When David Gockley became business manager at the Houston Grand Opera in 1970, the company, like most regional troupes in the U.S. at the time, was doing "instant opera." "There was a guy in north Jersey who had acquired all these old painted drops from Europe," Mr. Gockley recalls. "He would rent out a generic 'Tosca' or 'Trovatore.' They came in bags — you stretched the drops on frames." There was no rehearsal period — singers arrived, performed and left. Mr. Gockley became HGO's general director in 1972 and immediately changed all that. One of his first productions was "The Marriage of Figaro," with specially designed sets, a director, and a three-week rehearsal period. "We had a nice cast, including the young Frederica von Stade as Cherubino," says Mr. Gockley. It cost more than instant opera, but it paid off.

Click here for remainder of article.

Posted by Gary at 3:48 PM

Rossini's La gazzeta at the Liceu

Scene from La gazzeta (Photo: Gran Teatre del Liceu)

Darío Fo adapta para el Liceu una ópera olvidada de Rossini

El Nobel italiano "saquea" la 'comedia dell'arte' para lograr la escenografía de 'La gazetta'

JOSé OLIVA/BARCELONA [El Correo Digital, 15 June 05]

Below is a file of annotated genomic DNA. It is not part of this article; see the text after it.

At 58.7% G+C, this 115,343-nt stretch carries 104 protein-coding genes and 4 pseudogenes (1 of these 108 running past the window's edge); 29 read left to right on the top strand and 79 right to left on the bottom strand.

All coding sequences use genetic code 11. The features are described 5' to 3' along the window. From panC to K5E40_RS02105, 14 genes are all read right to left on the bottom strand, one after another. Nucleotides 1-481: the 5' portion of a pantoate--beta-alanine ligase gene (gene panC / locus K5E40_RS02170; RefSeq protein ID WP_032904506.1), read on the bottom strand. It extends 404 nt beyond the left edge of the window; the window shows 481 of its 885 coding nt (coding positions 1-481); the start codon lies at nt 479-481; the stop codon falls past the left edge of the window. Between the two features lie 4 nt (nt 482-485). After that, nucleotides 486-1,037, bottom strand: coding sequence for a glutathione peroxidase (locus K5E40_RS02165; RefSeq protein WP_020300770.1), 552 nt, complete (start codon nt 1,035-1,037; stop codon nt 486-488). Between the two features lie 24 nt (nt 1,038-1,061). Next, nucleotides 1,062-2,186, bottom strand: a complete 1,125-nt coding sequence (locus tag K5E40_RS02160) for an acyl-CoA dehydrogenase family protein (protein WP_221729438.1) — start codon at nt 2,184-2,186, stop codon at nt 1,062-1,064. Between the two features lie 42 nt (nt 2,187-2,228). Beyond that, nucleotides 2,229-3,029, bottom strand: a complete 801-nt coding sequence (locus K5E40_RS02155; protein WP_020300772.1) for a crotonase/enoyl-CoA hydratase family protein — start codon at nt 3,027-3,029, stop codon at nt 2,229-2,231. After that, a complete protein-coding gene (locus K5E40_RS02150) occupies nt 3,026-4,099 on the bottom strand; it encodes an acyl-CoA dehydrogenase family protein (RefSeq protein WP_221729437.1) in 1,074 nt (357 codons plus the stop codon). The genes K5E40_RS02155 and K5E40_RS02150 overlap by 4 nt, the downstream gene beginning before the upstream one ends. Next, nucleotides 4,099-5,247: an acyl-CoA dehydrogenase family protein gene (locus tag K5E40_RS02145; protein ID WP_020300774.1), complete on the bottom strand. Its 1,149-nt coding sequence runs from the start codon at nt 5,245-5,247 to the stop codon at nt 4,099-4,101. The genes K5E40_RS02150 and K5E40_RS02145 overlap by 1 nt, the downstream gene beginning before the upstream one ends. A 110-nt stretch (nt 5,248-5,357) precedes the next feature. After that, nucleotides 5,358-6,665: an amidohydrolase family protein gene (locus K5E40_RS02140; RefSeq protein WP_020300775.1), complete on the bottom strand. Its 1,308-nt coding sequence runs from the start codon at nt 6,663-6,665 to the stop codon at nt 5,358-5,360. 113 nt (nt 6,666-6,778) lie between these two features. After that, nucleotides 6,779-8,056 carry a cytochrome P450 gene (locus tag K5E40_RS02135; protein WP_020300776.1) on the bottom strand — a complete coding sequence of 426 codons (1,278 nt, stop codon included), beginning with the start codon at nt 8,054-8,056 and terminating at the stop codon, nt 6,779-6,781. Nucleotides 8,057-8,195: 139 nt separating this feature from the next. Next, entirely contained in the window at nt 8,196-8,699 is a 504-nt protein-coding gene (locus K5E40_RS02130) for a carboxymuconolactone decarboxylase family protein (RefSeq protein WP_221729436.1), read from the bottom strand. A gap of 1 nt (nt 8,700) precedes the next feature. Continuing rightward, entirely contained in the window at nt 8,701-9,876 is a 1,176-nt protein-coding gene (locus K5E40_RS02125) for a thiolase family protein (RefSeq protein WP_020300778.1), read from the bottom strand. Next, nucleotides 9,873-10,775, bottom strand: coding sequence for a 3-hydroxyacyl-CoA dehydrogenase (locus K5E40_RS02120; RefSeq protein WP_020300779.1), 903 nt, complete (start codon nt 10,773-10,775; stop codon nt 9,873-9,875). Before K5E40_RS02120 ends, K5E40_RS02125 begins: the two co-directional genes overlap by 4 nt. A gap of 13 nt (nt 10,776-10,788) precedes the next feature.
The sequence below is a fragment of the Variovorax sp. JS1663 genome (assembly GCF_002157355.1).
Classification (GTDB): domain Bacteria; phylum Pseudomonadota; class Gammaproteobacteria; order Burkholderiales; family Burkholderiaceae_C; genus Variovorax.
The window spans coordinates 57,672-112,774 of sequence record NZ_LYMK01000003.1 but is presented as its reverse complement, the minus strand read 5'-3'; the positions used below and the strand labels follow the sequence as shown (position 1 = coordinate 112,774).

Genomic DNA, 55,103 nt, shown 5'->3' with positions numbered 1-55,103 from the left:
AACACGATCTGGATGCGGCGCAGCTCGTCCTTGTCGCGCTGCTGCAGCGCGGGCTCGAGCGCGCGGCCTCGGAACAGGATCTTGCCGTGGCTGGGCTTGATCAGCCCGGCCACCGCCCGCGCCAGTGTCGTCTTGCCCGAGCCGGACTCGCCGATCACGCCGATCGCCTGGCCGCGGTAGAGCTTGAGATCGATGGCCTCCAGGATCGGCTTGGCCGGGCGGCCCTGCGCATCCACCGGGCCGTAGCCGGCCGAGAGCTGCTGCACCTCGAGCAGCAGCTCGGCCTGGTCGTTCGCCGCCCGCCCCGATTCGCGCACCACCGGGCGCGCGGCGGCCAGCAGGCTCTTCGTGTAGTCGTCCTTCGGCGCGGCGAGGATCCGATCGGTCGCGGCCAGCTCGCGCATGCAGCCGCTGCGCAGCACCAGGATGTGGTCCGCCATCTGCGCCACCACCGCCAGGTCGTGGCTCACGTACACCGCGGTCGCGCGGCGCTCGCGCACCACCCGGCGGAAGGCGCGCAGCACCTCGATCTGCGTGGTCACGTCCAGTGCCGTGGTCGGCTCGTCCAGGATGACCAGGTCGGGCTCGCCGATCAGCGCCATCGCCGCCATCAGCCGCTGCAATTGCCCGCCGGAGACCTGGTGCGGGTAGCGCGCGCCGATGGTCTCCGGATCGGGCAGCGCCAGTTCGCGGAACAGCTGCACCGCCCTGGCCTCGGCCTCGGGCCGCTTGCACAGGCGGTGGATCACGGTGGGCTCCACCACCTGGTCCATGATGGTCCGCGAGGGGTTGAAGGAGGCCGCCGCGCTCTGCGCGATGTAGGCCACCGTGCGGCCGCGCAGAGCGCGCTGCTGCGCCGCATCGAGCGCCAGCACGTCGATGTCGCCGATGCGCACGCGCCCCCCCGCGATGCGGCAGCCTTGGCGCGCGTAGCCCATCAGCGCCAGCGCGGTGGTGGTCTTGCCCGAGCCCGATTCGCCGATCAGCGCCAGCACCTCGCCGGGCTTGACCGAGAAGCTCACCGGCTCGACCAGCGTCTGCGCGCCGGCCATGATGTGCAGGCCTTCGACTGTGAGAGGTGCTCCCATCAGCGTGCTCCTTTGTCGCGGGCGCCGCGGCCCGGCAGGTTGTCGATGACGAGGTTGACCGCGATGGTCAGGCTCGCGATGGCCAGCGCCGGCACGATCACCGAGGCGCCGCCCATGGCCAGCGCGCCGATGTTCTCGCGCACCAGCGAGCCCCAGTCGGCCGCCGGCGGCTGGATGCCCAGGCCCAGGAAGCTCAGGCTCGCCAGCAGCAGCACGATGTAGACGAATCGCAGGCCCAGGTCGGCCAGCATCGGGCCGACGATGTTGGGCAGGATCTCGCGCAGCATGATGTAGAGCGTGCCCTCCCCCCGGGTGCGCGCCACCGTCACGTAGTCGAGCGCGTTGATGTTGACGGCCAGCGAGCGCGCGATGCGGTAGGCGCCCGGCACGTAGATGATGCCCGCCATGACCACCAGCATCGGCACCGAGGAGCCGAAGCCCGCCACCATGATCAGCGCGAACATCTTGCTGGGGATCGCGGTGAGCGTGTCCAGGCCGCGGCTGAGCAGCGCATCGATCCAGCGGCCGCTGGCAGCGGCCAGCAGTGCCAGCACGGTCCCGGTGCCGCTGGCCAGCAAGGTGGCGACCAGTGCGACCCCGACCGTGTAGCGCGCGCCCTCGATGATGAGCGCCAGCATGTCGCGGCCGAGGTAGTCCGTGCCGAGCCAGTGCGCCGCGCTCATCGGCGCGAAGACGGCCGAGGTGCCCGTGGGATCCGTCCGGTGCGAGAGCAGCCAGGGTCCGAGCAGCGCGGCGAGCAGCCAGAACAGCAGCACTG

El dramaturgo y premio Nobel de Literatura italiano Dario Fo confesó ayer que ha "saqueado" a Rossini y la tradición de la 'comedia dell'arte' para hacer la escenografía de la ópera 'La gazzeta' del compositor italiano, que el Liceo barcelonés estrenará el próximo día 20. 'La gazzeta' narra la historia de don Pomponio, que quiere casar a su hija con el mejor partido. Para ello, inserta un anuncio en el diario en el que hace un elogio ditirámbico. Aunque la obra estaba llamada a tener éxito, la escasa promoción propició, segun Fo, que no recibiera el interés del publico cuando se estrenó en Nápoles en 1816.

Click here for remainder of article.

Posted by Gary at 3:21 AM

June 15, 2005

Immortal Fire: Music for Female Saints